Meanwhile, online play is great, and the ability to challenge buddies around the world to something as tactically taut as Advance Wars is going to go down a treat. There are so many maps to play across, too, and while not all of them are balanced, there is enough here to sustain armchair generals for a very, very long time. However, the GBA “virtual console” platform can emulate link cable connectivity, so that would have been a feature of dropping these games onto that platform anyway. There are some very slight other differences that WayForward have done to the remake, but you’d need to play the original and this side-by-side to even notice them. Nothing substantial has been done to the experience, beyond what I’ve outlined above.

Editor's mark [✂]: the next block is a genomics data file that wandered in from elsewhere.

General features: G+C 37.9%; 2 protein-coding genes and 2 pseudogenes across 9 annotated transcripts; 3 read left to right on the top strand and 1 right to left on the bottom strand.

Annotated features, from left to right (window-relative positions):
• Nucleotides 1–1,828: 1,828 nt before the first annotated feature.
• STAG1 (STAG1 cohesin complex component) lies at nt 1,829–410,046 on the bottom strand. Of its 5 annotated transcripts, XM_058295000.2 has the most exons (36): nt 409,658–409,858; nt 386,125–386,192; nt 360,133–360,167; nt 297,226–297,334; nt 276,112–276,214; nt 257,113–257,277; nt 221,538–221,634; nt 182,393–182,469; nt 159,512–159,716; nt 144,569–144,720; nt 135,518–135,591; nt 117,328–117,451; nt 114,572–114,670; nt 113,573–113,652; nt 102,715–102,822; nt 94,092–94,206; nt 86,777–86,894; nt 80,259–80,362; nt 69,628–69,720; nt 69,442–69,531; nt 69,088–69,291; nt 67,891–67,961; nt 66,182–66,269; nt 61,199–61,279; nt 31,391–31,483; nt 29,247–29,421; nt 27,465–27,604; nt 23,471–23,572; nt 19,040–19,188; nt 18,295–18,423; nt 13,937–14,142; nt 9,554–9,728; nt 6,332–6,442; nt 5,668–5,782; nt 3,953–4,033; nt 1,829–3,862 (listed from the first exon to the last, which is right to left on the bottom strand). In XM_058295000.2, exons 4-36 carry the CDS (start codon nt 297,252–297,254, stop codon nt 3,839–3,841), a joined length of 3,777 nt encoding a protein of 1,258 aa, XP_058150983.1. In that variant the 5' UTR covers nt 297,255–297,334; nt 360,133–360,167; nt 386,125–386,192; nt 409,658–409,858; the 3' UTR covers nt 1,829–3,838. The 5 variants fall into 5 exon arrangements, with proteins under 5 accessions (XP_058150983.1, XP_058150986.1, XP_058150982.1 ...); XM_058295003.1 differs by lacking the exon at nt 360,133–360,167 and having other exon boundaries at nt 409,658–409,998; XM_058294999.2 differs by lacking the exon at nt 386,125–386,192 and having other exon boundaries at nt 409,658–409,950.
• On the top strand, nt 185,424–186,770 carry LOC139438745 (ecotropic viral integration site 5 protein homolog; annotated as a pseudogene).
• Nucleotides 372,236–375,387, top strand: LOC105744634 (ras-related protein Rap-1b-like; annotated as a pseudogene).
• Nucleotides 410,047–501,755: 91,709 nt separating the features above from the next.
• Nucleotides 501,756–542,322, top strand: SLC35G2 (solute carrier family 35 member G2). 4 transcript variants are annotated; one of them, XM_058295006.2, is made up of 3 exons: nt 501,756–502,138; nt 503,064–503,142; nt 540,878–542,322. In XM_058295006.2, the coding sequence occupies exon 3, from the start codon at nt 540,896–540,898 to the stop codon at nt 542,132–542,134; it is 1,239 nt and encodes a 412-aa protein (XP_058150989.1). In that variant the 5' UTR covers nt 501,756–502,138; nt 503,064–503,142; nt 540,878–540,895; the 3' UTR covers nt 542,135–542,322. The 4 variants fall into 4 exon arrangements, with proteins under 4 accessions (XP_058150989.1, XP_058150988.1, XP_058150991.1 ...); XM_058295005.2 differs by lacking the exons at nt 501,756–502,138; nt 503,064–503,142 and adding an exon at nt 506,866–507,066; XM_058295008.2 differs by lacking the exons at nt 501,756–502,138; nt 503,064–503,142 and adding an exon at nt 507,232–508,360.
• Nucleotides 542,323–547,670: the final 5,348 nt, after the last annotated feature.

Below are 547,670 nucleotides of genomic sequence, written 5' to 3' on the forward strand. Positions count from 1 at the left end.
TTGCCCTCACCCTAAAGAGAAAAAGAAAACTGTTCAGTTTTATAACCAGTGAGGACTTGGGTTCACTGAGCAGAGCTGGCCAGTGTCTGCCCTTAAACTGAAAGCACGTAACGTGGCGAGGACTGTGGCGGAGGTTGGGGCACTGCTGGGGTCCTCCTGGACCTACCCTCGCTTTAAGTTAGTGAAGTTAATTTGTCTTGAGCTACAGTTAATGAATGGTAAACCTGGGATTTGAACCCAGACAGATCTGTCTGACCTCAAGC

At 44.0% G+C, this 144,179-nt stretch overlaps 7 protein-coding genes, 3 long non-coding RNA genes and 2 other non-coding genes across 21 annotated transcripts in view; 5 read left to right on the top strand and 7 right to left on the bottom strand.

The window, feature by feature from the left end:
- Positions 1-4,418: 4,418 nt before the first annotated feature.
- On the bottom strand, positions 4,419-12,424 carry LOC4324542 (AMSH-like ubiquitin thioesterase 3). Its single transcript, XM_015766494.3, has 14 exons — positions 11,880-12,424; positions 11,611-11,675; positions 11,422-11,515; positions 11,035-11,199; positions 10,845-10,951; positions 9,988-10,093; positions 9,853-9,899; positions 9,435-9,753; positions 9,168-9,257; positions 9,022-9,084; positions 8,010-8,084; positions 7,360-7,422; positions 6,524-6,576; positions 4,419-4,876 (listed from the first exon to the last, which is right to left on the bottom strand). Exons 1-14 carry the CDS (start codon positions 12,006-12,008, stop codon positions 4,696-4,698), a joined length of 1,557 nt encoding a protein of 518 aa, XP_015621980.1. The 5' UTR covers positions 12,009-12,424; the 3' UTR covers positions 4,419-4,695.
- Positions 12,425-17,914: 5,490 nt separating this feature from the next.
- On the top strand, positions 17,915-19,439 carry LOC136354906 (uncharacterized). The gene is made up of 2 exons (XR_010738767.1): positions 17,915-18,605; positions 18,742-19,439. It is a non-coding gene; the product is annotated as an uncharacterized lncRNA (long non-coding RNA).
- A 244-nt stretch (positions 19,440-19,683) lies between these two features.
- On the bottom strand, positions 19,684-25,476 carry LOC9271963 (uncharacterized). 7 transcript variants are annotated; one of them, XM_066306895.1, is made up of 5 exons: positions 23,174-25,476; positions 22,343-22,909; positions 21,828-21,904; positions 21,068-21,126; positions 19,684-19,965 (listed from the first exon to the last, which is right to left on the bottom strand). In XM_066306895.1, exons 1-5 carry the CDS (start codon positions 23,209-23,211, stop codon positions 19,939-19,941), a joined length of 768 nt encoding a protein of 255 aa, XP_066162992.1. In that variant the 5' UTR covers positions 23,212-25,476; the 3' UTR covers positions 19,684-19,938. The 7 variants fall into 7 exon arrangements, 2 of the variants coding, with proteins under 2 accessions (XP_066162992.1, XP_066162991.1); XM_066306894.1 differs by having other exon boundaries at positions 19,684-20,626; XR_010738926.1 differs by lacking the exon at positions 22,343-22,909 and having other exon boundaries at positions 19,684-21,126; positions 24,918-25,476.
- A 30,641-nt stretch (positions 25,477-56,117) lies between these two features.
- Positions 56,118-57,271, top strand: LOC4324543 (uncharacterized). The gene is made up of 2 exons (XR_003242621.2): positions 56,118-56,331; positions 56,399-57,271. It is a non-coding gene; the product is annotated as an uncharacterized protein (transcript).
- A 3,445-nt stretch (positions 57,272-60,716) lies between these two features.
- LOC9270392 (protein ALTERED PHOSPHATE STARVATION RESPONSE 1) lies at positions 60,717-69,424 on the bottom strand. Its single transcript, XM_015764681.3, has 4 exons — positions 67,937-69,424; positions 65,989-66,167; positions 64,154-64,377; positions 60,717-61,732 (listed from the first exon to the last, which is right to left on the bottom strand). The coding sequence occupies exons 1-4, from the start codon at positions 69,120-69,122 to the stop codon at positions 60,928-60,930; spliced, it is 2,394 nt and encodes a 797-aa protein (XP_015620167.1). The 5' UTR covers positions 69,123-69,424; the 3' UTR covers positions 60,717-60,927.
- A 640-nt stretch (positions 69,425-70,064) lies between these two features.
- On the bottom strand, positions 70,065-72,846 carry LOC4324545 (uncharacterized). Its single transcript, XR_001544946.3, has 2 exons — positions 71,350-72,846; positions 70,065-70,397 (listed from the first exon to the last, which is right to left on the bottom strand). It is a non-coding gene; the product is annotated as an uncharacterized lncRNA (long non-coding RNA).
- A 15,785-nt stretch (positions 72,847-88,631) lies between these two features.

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Now, getting all the above out of the way, Advance Wars and its sequel are both true classics of tactical strategy. Because WayForward has done so little to them, they remain excellent games today. Given the hoops you have to go through to play those originals online in 2023, having them on the Switch is a fundamentally good thing.

It’s easy to understand why Nintendo was hesitant to release them last year, given that Russia had just begun its invasion of Ukraine. Technically, Advance Wars doesn’t depict a parallel conflict. However, it does kick things off with a Russian-coded faction invading another nation, and you just know that had Nintendo released it at the point it originally planned, comments would have been made.